My (very limited) understanding at this point had led me to believe that a 'Digital Phase Converter' was the way to go rather than a rotary phase converter but so far most of my knowledge on this topic comes from here:-

    Drives Direct - Digital Phase Converters - How To Choose

    From that info it sounds like a digital phase converter is 'the perfect solution' but I'm obviously aware that the info comes from a site that sells them!

    The three motors on my lathe are:-

    Spindle motor: 420V, 2.7/3.4A (approx. 2 hp?)
    Auxiliary motor: 230/400V, 1.2/0.7A (approx. 0.7 hp?)
    Coolant motor: 400/230V, 0.21/0.36A (approx. 0.2 hp?)

    I think the 3hp digital phase converter that Drives Direct were pointing me to was this one:-

    3HP DIGITAL 24V to 415V 3 PHASE INVERTER CONVERTER for LATHE MILL DRILL SAW etc | eBay

    And the alternative solution Direct Drives were recommending was to go for a 5hp one which comes out at twice the price:-

    5 HP 24V to 415V DIGITAL PLUG & PLAY 3 PHASE CONVERTER INVERTER LATHE MILLING | eBay

    As far as I understand, the bigger unit would have the capacity to cope with the lathe’s own motor controls being used while the converter is on (ie. plug and play) but in that case I wouldn’t have the benefit of a soft start and speed control that wiring the 3hp one directly to the lathe would provide.

    Cheers, Ross.

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    Lucky you, the 102VM is a beauty.
    If you need extra backplates for chucks, I believe they are the same fit as for the EMCO MAXIMAT COMPACT 3100, which might be a donor for some other parts too.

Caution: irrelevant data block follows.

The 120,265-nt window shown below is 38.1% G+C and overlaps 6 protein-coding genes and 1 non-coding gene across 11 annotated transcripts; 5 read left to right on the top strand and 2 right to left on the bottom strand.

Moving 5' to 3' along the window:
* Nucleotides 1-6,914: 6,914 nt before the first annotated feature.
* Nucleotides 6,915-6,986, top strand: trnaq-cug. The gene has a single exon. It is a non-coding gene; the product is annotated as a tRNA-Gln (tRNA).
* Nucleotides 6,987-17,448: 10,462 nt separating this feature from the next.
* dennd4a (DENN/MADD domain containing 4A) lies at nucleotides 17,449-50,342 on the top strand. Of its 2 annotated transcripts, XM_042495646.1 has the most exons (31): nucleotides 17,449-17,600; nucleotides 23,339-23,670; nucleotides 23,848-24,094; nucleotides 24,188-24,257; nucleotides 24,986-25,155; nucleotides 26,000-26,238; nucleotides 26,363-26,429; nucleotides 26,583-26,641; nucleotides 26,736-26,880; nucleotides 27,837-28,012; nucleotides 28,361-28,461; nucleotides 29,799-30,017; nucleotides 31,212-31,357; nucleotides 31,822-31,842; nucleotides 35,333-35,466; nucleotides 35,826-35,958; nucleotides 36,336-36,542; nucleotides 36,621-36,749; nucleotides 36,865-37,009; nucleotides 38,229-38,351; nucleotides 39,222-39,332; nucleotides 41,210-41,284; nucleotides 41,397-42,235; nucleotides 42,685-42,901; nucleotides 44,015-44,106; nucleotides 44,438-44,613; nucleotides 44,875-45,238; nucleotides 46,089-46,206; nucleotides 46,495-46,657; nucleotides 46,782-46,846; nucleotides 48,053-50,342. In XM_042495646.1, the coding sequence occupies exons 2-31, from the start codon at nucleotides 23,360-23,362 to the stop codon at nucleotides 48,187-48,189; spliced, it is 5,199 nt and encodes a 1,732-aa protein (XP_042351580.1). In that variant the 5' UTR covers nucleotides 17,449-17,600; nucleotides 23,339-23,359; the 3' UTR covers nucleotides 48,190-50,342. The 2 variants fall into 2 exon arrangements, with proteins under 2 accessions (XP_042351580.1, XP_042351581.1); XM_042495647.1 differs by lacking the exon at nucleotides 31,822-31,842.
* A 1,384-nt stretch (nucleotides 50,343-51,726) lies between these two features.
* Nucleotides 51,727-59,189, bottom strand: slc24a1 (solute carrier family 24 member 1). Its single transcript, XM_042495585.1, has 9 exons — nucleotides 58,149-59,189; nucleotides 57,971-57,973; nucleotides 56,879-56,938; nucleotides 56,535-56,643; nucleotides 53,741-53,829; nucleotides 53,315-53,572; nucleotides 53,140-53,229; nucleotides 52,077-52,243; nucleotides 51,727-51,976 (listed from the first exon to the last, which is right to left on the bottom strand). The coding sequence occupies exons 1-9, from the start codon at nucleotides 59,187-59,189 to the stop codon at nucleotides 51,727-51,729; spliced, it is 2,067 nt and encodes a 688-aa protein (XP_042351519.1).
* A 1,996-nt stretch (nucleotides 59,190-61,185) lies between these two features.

I have a MAXIMAT COMPACT 3100 but not parting from it. I just know some of the parts are compatible with the Schaublin 102. They come from the same era and same region of the world (Switzerland & Austria); they might have tried to define some standard at the time. I know I can use W20 collets which are often found on Shaublins..

    Mine is also with a 3-phase motor, and the solution I found was to get a petrol based electric generator and plug my lathe on it. It worked great. I could put you in touch with the shop that sold me the generator if you want. I am based in Switzerland.

    Best regards

    Laurent

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    I'd go with the VFD - get two or three if you want to run more motors. They are inexpensive in the smaller sizes, are compact and work perfectly. Power is there when you need it, no walking across the shop to start an RPC or generator and, best of all, no droning noise in the background. That's a lathe that deserves to be used with peace and tranquility lol. I have an RPC but for small HP's, because the cost is so low, prefer a VFD for convenience, silence etc.

    Digital 3P, like a Phase Perfect, would be the ideal solution, but they're several thousand dollars vs hundreds for a VFD. I'm not familiar with the one you linked to, but make sure its generating 3P and can have multiple motors hooked up....it looks like a VFD and has speed control so maybe suspect, but I confess that's more guessing than knowing.

    I agree its best to wire directly from VFD to the motor, but its not too difficult to use the original controls - just hook them up using the low voltage control terminals on the VFD

    Beautiful lathe btw.